Presentation on theme: "Introduction to Taxation"— Presentation transcript:
1 Introduction to Taxation Investment and Finance 12Ms. Stewart
2 What is tax?Tax is defined as a compulsory contribution levied on persons, property, or businesses for the support of government for economic and social operations. In other words, it is money paid to a government to fund its programs and services.
3 Why do we need taxes?Sometimes, different levels of government collect tax. For example, in Canada individuals will pay federal taxes to the Government of Canada to run the country. They may pay provincial, territorial, or municipal taxes as well.Without a tax system, a government would not have any money to provide services.Citizens support the tax system by paying their fair share of taxes. In turn, they receive services and benefits from their government.
4 Benefits to TaxationMany of the benefits Canadians enjoy are made possible through taxes. Canada's tax systems pay for such things as roads, public utilities, education, health care, economic development, cultural activities, defence, law enforcement, and other programs and services.
5 Benefits to TaxationTax revenue helps redistribute wealth to such beneficiaries as lower-income families, charities, students, retirees, and people with disabilities. Tax revenue provides social services such as Old Age Security benefits, Employment Insurance benefits, Canada Child Tax Benefit payments, etc.Distribution of Tax Revenue 2009
6 Factors that Define a Tax System There are various characteristics that define a tax system, such as:1) Who pays the tax2) The base to be taxed3) The rates of tax to be applied to the base4) General exemptions5) General deductions6) Other selective measures such as how to pay tax
7 Putting the Factors into Practice The value and nature of these characteristics determine how much revenue is generated, how fair the tax system is, and the tax system's ability to generate growth.A tax system needs to be structured so that everyone at a specific economic level gets the same tax treatment, no matter how they earn their income.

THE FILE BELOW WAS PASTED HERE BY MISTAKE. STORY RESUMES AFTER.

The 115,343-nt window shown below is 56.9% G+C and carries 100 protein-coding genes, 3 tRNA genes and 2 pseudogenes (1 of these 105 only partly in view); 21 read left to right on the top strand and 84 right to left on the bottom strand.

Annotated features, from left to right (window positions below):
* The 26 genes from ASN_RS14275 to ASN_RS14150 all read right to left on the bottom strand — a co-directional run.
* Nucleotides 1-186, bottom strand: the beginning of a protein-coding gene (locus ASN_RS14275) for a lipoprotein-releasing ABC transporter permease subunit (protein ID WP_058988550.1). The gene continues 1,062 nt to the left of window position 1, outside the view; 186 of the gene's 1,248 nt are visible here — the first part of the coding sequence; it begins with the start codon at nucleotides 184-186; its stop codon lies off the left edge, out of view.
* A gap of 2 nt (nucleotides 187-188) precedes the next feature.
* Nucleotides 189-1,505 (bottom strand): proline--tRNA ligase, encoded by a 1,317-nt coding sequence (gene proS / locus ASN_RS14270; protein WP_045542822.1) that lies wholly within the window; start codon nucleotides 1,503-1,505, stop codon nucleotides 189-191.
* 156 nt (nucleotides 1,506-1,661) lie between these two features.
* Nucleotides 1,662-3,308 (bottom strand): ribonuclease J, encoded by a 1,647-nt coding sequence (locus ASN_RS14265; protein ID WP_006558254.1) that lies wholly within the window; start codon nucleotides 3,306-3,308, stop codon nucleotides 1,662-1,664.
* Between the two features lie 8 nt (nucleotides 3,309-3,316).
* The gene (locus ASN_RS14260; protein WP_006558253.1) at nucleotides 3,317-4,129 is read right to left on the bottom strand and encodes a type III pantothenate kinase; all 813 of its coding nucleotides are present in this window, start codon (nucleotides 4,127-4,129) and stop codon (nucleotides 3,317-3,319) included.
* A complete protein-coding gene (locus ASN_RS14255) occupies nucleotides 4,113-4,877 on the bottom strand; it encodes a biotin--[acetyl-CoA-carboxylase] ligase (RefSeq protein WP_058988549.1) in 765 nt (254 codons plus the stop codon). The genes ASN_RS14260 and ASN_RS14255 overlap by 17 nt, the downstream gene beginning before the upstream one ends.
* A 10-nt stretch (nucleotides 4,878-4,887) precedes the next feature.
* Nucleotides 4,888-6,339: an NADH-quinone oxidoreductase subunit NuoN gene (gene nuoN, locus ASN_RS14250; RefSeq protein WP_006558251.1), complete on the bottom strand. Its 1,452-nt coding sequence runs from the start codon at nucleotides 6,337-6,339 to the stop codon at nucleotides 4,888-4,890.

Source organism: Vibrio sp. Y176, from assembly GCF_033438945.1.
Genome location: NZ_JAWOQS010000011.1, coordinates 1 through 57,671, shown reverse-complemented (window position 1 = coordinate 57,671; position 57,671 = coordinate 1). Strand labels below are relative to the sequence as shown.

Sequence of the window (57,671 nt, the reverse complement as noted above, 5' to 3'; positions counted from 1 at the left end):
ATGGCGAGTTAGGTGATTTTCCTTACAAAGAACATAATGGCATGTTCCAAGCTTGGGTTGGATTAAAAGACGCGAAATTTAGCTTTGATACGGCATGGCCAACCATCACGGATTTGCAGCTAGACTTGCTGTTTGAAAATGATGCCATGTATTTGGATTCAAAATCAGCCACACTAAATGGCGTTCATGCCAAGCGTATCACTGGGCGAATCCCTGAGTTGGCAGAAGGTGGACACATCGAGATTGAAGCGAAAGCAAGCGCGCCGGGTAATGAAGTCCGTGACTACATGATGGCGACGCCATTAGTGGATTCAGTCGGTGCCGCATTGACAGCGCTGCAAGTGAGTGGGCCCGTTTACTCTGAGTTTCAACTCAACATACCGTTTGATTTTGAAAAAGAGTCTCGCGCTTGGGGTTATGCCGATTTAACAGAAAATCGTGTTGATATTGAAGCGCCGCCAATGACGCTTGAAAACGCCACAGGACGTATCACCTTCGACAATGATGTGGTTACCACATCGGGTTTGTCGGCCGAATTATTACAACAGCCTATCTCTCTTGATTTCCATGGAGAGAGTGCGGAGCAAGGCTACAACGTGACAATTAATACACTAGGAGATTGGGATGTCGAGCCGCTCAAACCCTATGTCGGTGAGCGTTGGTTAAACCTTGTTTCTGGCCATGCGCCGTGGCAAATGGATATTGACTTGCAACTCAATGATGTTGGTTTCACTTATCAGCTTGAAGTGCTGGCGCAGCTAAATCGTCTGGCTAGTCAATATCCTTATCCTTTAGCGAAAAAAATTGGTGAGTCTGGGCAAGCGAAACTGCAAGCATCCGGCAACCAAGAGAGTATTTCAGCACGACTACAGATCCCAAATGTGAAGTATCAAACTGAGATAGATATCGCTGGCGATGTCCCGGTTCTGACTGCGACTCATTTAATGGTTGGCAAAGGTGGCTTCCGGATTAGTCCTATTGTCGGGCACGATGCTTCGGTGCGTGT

8 Putting the Factors into Practice The system must be arranged so that people at a higher economic level pay a larger share of taxes than those at a lower level.As well, a tax system needs to be neutral so that the tax does not affect the government's economic decisions (including where it spends its budget every year).
9 Self AssessmentThe Canadian tax system is based on self-assessment. Self-assessment is considered the most economical and efficient way to collect income tax.Under the self-assessment system, non-residents with Canadian income and Canadian residents are responsible for making sure they have paid their taxes according to the Income Tax Act.Based on this approach, the fairness and efficiency of the federal income tax system depend on both the CRA and the taxpayer.
10 Tax DeductionsIncome tax is an annual tax collected from individuals and businesses by the CRA for the federal government and the provinces and territories. The amount of income tax that an individual must pay is based on the amount of his or her taxable income (money earned minus allowed deductions) for the tax year.
11 Tax DeductionsEmployment Insurance (EI) is a deduction from your salary or wages. If you become unemployed, you may be entitled to EI benefits.The Canada Pension Plan (CPP) is a pension plan that will provide you with some income when you retire. Employers may also deduct contributions for the CPP.
12 Tax DeductionsProvincial sales tax (PST) is a tax that is collected in most provinces when something is sold.Goods and services tax (GST) is a federal tax collected by the CRA and it is charged on the sale of most goods and services in Canada at a consistent rate of 5%.In some provinces, the GST is combined with the provincial sales tax and the two are collected together. This is known as harmonized sales tax (HST).